- Please welcome Dr. Chelsea Jackson Roberts. [MUSIC PLAYING] CHELSEA JACKSON ROBERTS: In 2004 my life changed. Her name was Misty Denise Carter. And she was my best friend. On September of 2004, I remember the phone ringing and my father being on the other end. And his words, he said, Chelsea, Misty is no longer with us. And like most dads, at least my dad, I was used to him getting wires crossed, the information wrong. But this time he was right. On September 4, 2004, my best friend Misty Carter was murdered. And what came after it that surprised me. All I remember was falling to my knees. I remember this overwhelming amount of pain, of sorrow, of fear, of anger. And more than anything, I remembered how hard it was for me to breathe, how hard it was for me to take my next breath. Because every time I breathed, I was reminded that she was no longer here. Misty and I were freshman roommates at Spelman College. And when we graduated, we had dreams. She was going to open a spa. And I was going to teach yoga. And although Misty's dreams cannot come true, I made a commitment to her. And it manifested in my practice of yoga. Because each time I practice yoga, I'm reminded to breathe. Each time I practice yoga, I'm reminded that I am alive right now and in order to honor Misty's memory and her legacy of providing spaces for little girls and young women who look like us to be seen, to be heard, to be valued, to have spaces to breathe. So in 2013 I founded Yoga, Literature, and Art Camp for teen girls at Spelman College Museum of Fine Art where we serve girls ages 13 through 17 who self-identify as young women of color. And it's a tuition-free camp where they learn how to breathe up against all of the trauma. All of the experiences that we encounter in this body, we have spaces to breathe. And so right now, I invite you to breathe with me. So in your seats, I want you to find a comfortable position. And if you can, get your feet grounded onto the earth if that's possible. Yep. Try to get rid of the things that you're holding. And take in a deep inhale. Draw your shoulders up towards your ears and exhale them back around and down and notice how it feels to have this breath right now. As we have gathered over these couple of days together listening to different stories, allow yourself to harness your own power that you brought to this space. Allow yourself to feel the breath flow in and out of the body. And I invite you to close your eyes. And together, let's take in a deep inhale and just a slow exhale. And in that exhale, I invite you to honor the commitment that you made when you registered for this conference or when you embarked on the journey that you do in your lives. It's going to take all of us to continue to contribute to a world that is just, that is equal, that is safe, and a place that we can all breathe. So together, let's take in one more deep inhale and exhale here. When you're ready, please open your eyes. I am Dr. Chelsea Jackson Roberts, founder of Yoga, Literature, and Art Camp and global ambassador for Lululemon. Thank you.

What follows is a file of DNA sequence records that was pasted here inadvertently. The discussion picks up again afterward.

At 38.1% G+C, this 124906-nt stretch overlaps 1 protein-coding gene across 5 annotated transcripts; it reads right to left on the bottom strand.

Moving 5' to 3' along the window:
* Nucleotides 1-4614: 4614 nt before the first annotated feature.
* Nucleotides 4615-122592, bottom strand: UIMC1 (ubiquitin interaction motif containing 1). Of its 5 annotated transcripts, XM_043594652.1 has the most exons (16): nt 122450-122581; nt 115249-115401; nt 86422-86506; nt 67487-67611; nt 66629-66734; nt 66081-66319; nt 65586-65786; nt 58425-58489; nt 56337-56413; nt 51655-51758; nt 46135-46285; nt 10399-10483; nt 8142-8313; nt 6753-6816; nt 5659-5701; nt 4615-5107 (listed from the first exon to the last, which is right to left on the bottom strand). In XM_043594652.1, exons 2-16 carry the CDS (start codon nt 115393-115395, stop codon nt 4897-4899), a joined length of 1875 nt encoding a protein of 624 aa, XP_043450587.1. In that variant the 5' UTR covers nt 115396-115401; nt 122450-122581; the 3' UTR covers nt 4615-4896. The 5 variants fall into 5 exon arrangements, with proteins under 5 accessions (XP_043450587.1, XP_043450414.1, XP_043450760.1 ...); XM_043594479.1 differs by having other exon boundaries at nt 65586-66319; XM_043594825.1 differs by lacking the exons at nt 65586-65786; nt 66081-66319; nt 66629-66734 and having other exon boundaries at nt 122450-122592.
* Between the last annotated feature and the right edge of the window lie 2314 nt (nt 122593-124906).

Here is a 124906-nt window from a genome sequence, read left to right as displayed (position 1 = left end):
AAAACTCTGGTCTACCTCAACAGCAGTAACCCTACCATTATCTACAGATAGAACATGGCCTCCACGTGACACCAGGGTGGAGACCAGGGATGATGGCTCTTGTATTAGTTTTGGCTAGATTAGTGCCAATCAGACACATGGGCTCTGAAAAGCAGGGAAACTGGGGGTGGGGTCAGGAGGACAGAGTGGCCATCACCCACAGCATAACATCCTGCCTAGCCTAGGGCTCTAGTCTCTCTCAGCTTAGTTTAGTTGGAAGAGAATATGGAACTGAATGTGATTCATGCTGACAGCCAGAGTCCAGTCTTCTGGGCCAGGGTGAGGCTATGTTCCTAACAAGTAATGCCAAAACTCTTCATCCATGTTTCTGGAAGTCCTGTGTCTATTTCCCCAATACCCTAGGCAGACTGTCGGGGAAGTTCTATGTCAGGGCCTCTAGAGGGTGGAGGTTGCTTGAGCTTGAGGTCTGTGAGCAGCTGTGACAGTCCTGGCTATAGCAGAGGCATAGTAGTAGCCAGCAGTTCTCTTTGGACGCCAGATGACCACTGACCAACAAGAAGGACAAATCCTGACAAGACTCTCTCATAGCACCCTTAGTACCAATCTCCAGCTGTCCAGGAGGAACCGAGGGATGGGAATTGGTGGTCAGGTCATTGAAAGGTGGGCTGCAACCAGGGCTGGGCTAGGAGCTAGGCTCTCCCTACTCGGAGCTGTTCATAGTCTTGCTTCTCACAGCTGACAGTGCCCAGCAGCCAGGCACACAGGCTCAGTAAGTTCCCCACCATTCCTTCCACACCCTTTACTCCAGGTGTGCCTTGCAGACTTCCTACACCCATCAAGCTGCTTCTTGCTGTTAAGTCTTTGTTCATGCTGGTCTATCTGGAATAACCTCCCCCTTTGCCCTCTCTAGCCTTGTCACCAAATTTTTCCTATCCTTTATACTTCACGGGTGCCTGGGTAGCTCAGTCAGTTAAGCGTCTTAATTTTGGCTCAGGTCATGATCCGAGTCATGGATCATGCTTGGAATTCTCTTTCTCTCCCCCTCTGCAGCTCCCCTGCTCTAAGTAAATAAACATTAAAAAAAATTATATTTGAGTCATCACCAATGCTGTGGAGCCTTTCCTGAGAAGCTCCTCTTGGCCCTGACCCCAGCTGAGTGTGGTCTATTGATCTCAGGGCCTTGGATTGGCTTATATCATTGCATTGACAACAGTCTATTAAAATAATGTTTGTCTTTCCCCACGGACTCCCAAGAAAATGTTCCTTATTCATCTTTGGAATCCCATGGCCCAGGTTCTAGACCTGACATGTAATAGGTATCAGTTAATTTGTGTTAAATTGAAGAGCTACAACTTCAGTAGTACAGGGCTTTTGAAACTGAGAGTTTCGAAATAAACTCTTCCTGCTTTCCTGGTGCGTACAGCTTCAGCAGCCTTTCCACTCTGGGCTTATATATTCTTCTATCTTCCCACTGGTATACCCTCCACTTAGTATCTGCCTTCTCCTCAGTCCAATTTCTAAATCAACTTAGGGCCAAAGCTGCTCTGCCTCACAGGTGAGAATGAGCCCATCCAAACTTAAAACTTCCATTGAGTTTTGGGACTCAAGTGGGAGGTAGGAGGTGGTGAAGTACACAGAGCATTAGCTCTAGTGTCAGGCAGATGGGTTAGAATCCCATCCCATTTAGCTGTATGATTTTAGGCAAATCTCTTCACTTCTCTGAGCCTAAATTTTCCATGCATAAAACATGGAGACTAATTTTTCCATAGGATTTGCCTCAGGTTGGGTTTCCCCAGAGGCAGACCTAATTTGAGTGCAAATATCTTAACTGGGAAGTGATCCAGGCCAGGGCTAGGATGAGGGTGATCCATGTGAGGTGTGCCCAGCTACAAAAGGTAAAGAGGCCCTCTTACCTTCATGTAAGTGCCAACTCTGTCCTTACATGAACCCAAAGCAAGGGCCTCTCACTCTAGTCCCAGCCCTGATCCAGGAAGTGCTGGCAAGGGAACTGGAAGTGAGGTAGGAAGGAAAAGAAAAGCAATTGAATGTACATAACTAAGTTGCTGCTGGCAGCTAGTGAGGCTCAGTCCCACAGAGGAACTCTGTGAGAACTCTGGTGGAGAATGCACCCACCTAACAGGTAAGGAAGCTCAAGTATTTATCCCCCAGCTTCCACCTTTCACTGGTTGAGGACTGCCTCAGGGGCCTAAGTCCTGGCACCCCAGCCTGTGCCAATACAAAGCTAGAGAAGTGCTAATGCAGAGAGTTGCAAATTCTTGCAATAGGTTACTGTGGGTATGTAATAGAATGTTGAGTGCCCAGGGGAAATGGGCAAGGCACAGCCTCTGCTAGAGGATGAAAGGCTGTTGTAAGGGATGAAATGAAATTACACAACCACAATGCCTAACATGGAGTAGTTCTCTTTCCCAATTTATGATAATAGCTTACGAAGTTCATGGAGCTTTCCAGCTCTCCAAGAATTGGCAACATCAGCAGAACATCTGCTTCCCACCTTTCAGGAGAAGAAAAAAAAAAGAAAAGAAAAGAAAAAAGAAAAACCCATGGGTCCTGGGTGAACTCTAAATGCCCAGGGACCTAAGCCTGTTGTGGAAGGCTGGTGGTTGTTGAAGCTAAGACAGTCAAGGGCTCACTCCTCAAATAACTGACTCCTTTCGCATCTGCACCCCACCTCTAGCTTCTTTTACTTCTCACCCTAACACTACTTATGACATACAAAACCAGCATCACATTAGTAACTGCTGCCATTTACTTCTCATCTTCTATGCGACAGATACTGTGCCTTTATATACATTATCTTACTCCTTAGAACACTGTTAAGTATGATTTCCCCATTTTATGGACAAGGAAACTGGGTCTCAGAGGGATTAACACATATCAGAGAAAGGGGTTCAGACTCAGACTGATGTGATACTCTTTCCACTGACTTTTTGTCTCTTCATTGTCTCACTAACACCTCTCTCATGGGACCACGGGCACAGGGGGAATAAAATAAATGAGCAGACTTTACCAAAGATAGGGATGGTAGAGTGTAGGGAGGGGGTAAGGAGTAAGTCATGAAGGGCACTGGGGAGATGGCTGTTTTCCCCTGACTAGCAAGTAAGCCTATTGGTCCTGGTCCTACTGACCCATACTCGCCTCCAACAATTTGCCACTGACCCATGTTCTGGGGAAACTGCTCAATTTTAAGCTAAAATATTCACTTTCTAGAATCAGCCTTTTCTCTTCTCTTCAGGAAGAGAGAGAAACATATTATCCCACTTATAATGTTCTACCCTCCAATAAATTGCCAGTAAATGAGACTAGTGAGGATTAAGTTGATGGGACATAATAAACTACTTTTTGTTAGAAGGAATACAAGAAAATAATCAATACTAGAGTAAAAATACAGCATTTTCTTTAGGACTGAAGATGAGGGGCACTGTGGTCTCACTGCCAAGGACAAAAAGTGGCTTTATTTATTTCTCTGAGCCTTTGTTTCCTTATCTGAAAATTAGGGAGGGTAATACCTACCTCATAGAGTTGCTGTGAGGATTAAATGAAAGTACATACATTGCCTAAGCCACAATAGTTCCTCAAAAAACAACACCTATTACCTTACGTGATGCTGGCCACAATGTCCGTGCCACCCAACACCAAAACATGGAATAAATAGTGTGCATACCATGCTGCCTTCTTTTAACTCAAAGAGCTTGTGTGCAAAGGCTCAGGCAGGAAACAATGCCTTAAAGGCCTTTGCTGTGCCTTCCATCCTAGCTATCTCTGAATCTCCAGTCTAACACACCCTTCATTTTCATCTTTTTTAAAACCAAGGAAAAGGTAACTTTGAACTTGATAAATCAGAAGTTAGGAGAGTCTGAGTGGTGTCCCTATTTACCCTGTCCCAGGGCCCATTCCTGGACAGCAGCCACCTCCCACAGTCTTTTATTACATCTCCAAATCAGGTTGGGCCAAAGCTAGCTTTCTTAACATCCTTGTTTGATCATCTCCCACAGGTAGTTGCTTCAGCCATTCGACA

HILLARY CLINTON: Hello, Makers. I wish I could be there with you because this is such an important time. More than at any other point in my life, women are coming together to tackle big problems and rewrite old rules. And I am energized and encouraged by the diverse group of women everywhere who are speaking out-- speaking out against inequality, and bigotry, and racism, and homophobia, and organizing to create change in their communities and our country, refusing to give in to cynicism or fear. You know, the tidal wave of women and young people running for office is helping to build an America that's not only kinder, fairer, bigger-hearted, but safer, stronger, and more secure. And as Speaker Nancy Pelosi-- doesn't that sound great-- has proved yet again, it often takes a woman to get the job done. I've said for many years, and I believe more fiercely than ever today, that standing up for the rights and opportunities for women and girls is the unfinished business of the 21st century. Finishing that business is going to take all of us-- innovators and entrepreneurs, athletes and activists, trailblazers and changemakers, and also women and men. This is a pivotal moment. And all together, I believe there is nothing we can't do. So here's to the work ahead. And I look forward to working with you every step of the way.